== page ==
&#185 – As far as I could tell, a graphic artist preparing the maps traced the correct forecast track. Unfortunately, the line she/he drew wasn’t centered on the pen, but was actually to the right of it. That was common back then.

The More I Watch, The More Unhappy I Am

Hurricane Katrina ceased being a weather story days ago. I now watch as an interested bystander. I am very unhappy with what I see.

If FEMA or any other part of Homeland Security has had an impact on those people in New Orleans and the Gulf Coast, I haven’t seen it. Again, this storm wasn’t a surprise. I told people here in Connecticut how bad I thought it would be… but I wasn’t alone.

Reading the pre-Katrina statements from the Weather Service’s New Orleans office, there was no doubt this was being portrayed as a killer… a once in a lifetime type event. The Hurricane Center was saying the same thing.

Where was FEMA?

Where was Homeland Security?

Where are they today?

How can we allow our fellow citizens to suffer, as these people are certainly suffering? Where is the humanity that symbolizes America? These poor citizens deserve comfort.

New Orleans is a city filled with poor, black people. I would be easy to think this was racist or classist treatment. I don’t think so. I think this is a case of inept agencies. They would have poorly served any group so affected, regardless of station in life.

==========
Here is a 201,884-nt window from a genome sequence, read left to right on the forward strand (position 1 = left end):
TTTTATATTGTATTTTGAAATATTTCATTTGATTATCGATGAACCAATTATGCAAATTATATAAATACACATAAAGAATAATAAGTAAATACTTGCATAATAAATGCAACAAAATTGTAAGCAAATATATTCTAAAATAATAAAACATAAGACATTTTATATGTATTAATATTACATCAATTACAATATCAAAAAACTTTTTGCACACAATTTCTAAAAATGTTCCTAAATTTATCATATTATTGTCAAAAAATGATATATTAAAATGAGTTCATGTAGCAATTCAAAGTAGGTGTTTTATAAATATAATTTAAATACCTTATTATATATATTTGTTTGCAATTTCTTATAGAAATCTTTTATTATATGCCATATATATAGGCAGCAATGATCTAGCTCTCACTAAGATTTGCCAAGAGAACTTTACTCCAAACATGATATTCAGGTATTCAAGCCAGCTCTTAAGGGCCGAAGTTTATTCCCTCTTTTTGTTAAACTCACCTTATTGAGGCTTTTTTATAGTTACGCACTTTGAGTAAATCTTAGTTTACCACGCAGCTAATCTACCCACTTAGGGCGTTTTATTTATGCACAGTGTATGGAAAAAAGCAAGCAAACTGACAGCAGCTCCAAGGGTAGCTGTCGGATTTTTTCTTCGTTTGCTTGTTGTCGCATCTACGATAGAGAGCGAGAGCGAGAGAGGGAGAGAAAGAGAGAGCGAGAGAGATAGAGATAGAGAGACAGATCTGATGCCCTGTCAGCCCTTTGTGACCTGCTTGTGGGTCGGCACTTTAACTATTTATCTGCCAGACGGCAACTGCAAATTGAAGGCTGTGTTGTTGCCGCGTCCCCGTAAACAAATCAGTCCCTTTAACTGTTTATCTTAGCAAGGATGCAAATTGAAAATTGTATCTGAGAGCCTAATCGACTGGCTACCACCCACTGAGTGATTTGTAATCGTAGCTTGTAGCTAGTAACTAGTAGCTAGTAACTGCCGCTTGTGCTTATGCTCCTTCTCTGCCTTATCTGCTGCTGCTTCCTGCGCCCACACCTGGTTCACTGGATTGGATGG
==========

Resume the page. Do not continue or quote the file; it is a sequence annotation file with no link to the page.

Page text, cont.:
It looks like there are still people dying from this storm. How disgusting is that?

From the New Orleans Times-Picayune:

Burying The Lead

There is a phrase used in journalism when you take the most important part of a story and overshadow it with something less important. That’s what’s going on with the Weather Service’s forecast for New Orleans.

Monday: Occasional showers and possibly a thunderstorm, mainly after 1pm. High around 85. Windy, with a east wind between 65 and 70 mph becoming calm. Winds could gust as high as 100 mph. Chance of precipitation is 90%.

Occasional showers and possibly a thunderstorm. Hello? You’re forecasting a hurricane for heaven’s sake. And, you’re forecasting it in, arguably, the most susceptible place in the country.

In the forecasters defense, what you read is a product of a semi automated process which puts words to forecast parameters… still. This way a forecaster can write lots of different pinpoint forecasts based on wide area information.

Let me use that word again… still!

Hurricane Katrina has strengthened, but not as much as would be anticipated. There are odd signs.